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Alex + Ada taught readers about love and robots. Now it's teaching us how to say goodbye.

Alex Abad-Santos is a senior correspondent who explains what society obsesses over, from Marvel and movies to fitness and skin care. He came to Vox in 2014. Prior to that, he worked at the Atlantic.

One of the contemporary comic industry's most touching and moving stories is coming to an end this week. Alex + Ada, a smooth and somber book by Sarah Vaughn and Jonathan Luna, is a quiet gem that isn't even remotely concerned with fights or superhuman stuff. For the past year and a half, Vaughn and Luna have been crafting a tale about love and all its discontents through the eyes of a man and his robot.

In Alex + Ada's futuristic world, people have robots that do everything for them — the super-advanced androids cook breakfast, wash dishes, make plans, entertain guests, and, yes, some are even made for sex. Alex, a broken and undetermined young man, begins an intimate relationship with one of these androids and eventually contemplates giving it the gift of sentience.

Yes, it's a little weird. But it's also beautiful.

The book has leaned into its sci-fi strangeness, asking all the obvious questions about the ethics and logistics of sexing a robot. But it has also explored the fragility of life and the importance of love, and all the aching moments in between.

I caught up with Alex + Ada's creators to talk about the story, its romance, and what it feels like to end something you love so dearly.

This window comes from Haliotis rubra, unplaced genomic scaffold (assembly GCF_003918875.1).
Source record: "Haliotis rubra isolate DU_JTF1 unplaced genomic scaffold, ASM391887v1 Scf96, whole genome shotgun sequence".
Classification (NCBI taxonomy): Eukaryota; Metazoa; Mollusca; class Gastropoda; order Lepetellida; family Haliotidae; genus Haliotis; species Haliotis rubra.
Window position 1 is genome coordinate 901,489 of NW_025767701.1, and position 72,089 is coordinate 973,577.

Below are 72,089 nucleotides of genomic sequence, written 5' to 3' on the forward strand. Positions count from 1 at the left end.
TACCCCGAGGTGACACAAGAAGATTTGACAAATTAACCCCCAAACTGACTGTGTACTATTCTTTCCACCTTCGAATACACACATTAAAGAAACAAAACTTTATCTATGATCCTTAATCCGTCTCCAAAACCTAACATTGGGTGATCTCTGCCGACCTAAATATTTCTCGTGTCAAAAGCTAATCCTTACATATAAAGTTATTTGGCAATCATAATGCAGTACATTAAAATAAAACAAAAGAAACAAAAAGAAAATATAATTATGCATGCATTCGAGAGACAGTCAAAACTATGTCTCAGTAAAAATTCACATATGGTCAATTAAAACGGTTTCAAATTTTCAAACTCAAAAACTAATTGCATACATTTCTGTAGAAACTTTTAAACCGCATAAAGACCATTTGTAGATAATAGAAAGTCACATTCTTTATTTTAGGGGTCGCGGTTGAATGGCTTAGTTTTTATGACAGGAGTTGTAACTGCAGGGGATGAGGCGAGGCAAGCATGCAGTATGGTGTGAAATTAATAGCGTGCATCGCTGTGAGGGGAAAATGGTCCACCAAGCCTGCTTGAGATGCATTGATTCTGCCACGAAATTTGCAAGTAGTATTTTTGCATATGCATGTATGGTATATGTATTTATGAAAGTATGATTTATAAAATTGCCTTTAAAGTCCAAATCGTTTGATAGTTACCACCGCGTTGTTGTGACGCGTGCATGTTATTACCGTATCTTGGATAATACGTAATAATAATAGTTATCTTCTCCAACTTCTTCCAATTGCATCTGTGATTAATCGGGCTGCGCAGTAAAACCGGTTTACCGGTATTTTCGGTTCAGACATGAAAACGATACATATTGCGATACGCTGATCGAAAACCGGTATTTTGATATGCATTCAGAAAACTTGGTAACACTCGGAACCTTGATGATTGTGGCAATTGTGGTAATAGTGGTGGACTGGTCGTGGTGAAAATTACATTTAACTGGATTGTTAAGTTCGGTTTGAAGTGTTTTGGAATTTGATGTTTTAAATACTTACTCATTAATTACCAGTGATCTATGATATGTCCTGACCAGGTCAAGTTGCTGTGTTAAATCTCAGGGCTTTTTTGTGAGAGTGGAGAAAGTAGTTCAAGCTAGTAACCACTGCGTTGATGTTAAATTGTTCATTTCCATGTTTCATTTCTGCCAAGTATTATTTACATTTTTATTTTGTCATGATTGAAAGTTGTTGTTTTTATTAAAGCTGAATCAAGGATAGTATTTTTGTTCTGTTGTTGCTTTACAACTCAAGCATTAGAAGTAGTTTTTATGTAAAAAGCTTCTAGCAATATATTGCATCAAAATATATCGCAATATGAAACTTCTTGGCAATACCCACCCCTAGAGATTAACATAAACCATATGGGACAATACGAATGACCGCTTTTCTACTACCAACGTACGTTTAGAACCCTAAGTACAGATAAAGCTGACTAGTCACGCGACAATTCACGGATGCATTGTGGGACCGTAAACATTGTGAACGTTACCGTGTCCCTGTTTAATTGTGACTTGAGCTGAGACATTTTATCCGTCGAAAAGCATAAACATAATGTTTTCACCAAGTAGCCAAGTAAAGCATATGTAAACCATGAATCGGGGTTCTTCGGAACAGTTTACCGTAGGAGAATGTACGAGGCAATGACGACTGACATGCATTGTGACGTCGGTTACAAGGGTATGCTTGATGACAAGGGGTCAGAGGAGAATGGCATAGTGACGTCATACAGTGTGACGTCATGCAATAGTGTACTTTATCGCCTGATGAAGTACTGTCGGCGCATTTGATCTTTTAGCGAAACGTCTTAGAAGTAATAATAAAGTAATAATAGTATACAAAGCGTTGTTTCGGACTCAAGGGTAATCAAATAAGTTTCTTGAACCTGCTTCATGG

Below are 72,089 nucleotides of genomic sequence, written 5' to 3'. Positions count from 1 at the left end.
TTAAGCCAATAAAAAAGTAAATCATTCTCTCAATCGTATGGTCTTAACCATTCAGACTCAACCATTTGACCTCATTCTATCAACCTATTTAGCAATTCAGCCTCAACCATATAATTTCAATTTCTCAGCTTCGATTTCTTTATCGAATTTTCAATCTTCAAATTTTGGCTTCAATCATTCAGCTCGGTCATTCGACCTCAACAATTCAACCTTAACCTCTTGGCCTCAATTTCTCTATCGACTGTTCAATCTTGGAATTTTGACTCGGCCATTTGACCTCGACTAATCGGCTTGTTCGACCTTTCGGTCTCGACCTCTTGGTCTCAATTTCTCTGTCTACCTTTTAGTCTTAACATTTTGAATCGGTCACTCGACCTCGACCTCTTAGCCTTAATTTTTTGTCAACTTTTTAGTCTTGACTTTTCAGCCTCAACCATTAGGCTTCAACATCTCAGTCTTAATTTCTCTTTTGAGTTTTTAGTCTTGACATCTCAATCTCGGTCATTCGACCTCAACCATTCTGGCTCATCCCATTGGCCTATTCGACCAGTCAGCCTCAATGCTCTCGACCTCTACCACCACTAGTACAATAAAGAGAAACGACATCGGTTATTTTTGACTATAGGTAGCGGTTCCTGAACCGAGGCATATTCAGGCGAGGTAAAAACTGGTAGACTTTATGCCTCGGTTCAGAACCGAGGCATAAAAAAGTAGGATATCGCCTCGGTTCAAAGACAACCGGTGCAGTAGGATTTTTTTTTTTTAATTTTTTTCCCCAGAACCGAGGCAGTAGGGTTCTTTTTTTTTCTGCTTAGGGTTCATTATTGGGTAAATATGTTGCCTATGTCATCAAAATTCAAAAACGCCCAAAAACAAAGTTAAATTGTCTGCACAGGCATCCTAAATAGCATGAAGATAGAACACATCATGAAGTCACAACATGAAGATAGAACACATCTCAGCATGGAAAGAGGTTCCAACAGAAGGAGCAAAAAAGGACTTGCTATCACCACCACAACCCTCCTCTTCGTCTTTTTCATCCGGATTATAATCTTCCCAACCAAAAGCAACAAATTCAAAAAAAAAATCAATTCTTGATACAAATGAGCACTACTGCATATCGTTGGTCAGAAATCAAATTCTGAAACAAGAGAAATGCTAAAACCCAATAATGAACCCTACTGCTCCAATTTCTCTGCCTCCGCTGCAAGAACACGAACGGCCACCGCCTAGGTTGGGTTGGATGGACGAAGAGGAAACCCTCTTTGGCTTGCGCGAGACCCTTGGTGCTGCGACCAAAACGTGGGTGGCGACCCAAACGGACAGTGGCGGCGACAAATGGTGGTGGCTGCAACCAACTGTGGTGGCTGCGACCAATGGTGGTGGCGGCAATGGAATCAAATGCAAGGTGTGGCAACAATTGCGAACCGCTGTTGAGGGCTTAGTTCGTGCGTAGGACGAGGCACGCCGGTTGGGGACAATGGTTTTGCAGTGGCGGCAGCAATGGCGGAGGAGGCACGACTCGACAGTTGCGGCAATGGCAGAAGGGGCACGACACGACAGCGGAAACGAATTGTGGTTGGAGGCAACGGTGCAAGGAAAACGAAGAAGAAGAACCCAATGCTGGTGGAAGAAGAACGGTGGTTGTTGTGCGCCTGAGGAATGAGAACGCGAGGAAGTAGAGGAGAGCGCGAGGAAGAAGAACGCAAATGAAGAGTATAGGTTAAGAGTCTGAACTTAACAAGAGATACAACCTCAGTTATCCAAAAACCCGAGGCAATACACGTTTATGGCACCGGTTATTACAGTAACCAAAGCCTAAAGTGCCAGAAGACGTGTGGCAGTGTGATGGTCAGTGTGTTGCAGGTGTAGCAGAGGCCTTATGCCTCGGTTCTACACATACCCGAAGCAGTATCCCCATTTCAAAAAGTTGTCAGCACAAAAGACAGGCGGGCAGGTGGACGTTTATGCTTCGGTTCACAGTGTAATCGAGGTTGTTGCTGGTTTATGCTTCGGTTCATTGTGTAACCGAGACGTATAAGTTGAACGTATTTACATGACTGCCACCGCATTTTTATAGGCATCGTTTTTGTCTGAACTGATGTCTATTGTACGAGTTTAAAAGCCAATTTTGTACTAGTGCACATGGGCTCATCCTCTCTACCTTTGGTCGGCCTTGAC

Alex Abad-Santos: I'm pretty sad about the end of Alex + Ada, but in terms of the story, I also realize that now is a good time to wrap things up. How are you feeling about it?



Jonathan Luna: I’m very proud of it. I’m happy that I’ve successfully completed another series. And I miss Alex and Ada, as characters.

Sarah Vaughn: I didn’t realize how difficult it would be to complete the series. I didn’t want to leave the characters. There are an infinite number of roads you can take when you write a story. We explored a lot of different paths in the beginning, but we wrote the ending we wanted. Fingers crossed readers enjoy it, too.

AAS: When you first set out to create Alex + Ada, did you know going in how many issues you wanted to write?

SV: Kind of. In the beginning, we plotted out for 12, but it became really clear early on that the story would move too quickly that way. So we spent more time in some areas, slowed things down in others, and came up with our final number of 15. As an example, issues four and five were originally one issue, but the speed really didn’t serve Ada’s journey well. Jon’s cover concept for five turned on a lightbulb for me. I loved the issue five cover, and I wanted the pages to match the intimacy and energy. So we slowed down issue five to really spend time with Ada once she was unlocked.

In some ways, I wanted the comic to be even longer and slower, but the pace I envisioned was so interminable it would be like watching paint dry. That’s just not entertainment.

AAS: What kind of story did you want to tell with Alex + Ada? Do you think you achieved it?

JL: Personally, I wanted to accomplish at least three things. One, to tell a moving love story. Two, to explore what it could be like to have a relationship with an android. Three, to provoke thought. I hope we achieved all of those. It appears we did, from the reactions I’ve seen.